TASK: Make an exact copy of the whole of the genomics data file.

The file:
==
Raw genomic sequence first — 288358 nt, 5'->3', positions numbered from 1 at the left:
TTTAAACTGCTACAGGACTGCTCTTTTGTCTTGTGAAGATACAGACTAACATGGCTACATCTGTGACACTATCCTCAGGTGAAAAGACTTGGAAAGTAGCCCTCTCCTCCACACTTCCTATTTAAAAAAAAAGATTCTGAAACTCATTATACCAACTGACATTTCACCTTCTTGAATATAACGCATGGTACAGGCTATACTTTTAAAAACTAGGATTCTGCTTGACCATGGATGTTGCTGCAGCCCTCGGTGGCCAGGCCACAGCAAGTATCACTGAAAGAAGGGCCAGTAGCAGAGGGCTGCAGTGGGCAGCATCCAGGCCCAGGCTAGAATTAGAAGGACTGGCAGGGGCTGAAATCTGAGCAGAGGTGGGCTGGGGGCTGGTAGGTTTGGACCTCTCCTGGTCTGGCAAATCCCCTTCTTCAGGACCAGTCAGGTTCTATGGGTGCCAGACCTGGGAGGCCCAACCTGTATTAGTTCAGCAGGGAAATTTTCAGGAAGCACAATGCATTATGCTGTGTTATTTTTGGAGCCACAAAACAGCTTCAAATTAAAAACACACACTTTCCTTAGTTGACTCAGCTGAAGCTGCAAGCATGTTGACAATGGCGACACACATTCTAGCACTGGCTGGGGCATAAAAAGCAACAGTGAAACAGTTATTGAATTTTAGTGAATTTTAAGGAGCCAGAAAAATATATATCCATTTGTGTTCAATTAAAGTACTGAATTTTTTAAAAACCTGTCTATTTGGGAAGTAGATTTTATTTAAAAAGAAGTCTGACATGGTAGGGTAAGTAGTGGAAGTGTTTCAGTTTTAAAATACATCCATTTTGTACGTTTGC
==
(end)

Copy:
Raw genomic sequence first — 288358 nt, 5'->3', positions numbered from 1 at the left:
TTTAAACTGCTACAGGACTGCTCTTTTGTCTTGTGAAGATACAGACTAACATGGCTACATCTGTGACACTATCCTCAGGTGAAAAGACTTGGAAAGTAGCCCTCTCCTCCACACTTCCTATTTAAAAAAAAAGATTCTGAAACTCATTATACCAACTGACATTTCACCTTCTTGAATATAACGCATGGTACAGGCTATACTTTTAAAAACTAGGATTCTGCTTGACCATGGATGTTGCTGCAGCCCTCGGTGGCCAGGCCACAGCAAGTATCACTGAAAGAAGGGCCAGTAGCAGAGGGCTGCAGTGGGCAGCATCCAGGCCCAGGCTAGAATTAGAAGGACTGGCAGGGGCTGAAATCTGAGCAGAGGTGGGCTGGGGGCTGGTAGGTTTGGACCTCTCCTGGTCTGGCAAATCCCCTTCTTCAGGACCAGTCAGGTTCTATGGGTGCCAGACCTGGGAGGCCCAACCTGTATTAGTTCAGCAGGGAAATTTTCAGGAAGCACAATGCATTATGCTGTGTTATTTTTGGAGCCACAAAACAGCTTCAAATTAAAAACACACACTTTCCTTAGTTGACTCAGCTGAAGCTGCAAGCATGTTGACAATGGCGACACACATTCTAGCACTGGCTGGGGCATAAAAAGCAACAGTGAAACAGTTATTGAATTTTAGTGAATTTTAAGGAGCCAGAAAAATATATATCCATTTGTGTTCAATTAAAGTACTGAATTTTTTAAAAACCTGTCTATTTGGGAAGTAGATTTTATTTAAAAAGAAGTCTGACATGGTAGGGTAAGTAGTGGAAGTGTTTCAGTTTTAAAATACATCCATTTTGTACGTTTGC